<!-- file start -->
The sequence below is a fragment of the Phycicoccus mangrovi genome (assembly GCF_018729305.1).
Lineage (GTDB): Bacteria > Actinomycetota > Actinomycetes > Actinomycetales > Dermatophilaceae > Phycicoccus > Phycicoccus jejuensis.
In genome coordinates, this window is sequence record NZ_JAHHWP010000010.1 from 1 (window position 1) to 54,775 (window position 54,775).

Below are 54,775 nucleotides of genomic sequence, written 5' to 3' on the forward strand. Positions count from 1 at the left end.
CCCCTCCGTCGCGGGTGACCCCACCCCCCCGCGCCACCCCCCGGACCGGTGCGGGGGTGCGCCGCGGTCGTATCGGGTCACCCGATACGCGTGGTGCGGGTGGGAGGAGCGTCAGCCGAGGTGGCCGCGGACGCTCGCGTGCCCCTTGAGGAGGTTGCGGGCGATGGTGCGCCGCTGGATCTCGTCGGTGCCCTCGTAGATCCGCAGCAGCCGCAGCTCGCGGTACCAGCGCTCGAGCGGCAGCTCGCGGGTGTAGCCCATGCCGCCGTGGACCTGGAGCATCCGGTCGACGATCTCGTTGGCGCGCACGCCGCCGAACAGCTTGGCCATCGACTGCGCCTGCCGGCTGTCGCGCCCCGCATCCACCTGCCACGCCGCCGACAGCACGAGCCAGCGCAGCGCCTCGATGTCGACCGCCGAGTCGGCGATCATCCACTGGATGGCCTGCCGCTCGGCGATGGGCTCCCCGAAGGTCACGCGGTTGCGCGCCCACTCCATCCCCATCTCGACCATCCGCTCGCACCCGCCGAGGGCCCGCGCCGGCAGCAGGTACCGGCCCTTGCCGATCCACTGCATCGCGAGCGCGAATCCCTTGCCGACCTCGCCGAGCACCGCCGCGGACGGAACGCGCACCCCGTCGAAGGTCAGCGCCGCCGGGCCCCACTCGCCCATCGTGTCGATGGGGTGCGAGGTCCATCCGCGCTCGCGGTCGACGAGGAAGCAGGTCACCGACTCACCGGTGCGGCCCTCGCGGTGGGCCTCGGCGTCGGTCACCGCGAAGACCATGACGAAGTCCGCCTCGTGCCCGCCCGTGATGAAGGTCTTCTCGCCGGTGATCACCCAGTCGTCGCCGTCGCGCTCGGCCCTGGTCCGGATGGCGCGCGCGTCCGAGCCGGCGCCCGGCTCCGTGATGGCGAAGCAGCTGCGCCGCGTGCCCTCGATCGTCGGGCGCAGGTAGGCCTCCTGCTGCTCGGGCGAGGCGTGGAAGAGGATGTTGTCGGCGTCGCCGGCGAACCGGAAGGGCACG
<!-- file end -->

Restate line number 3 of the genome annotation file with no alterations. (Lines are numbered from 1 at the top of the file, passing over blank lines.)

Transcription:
In genome coordinates, this window is sequence record NZ_JAHHWP010000010.1 from 1 (window position 1) to 54,775 (window position 54,775).